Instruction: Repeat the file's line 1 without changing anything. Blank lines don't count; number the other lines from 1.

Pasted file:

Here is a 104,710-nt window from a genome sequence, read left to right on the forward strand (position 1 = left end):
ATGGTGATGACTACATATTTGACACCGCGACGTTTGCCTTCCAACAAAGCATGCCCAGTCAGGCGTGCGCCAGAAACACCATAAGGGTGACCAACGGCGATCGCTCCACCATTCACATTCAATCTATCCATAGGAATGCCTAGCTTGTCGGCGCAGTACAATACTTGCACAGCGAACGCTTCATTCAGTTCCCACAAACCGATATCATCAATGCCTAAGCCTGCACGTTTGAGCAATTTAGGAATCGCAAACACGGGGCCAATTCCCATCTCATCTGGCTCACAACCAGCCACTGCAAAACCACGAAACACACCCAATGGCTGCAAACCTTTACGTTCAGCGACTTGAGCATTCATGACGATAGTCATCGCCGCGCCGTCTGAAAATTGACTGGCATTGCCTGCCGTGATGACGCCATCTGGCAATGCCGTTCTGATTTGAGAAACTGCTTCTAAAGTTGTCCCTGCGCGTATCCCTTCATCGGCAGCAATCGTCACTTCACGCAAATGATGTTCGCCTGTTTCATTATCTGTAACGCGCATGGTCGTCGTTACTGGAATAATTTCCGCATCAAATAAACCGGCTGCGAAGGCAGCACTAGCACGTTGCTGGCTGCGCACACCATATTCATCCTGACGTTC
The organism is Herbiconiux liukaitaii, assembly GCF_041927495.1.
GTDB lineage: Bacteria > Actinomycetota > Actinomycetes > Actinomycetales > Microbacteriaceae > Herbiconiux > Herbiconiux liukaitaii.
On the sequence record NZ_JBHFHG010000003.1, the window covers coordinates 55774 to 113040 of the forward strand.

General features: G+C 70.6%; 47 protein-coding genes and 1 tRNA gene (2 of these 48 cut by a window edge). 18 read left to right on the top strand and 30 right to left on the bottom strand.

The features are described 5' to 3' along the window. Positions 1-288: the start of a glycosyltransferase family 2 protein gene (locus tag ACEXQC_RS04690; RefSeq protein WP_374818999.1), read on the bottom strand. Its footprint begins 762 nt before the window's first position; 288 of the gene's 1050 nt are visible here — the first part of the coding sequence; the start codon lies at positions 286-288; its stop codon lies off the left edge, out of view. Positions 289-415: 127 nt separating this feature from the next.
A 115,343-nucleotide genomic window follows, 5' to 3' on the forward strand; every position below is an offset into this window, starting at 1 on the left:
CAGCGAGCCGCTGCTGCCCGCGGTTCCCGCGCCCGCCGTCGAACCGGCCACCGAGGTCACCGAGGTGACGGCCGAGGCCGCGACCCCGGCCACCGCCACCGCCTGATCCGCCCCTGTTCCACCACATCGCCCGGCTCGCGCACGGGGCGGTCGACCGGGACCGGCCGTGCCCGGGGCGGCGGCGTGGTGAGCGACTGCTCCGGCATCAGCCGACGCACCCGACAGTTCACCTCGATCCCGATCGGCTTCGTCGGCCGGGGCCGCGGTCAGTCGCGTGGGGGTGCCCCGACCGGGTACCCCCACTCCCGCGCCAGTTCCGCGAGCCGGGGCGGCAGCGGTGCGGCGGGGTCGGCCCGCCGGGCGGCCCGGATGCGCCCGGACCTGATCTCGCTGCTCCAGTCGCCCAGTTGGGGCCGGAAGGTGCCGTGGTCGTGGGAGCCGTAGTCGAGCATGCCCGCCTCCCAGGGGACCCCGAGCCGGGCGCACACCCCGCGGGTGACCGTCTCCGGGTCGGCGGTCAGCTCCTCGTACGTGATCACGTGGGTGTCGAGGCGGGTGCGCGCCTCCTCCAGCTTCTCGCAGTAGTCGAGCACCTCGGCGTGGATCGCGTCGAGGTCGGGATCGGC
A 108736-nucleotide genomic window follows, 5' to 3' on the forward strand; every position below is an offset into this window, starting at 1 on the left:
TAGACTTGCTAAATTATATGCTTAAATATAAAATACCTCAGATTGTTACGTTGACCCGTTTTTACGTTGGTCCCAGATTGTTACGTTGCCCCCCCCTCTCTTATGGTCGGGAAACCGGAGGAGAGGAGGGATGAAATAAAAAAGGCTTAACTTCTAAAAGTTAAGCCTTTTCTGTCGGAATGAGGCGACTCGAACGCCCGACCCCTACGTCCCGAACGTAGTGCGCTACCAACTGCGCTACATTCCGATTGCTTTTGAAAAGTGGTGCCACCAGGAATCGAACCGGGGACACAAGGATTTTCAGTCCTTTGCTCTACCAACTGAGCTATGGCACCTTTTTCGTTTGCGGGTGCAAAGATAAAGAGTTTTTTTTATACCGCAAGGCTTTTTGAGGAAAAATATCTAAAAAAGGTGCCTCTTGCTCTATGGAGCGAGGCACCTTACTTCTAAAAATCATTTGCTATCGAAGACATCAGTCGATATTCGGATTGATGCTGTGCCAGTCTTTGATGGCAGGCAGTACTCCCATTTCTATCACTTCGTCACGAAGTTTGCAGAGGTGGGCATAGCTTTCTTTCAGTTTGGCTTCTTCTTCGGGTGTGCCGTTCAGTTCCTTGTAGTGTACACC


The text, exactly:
Here is a 104,710-nt window from a genome sequence, read left to right on the forward strand (position 1 = left end):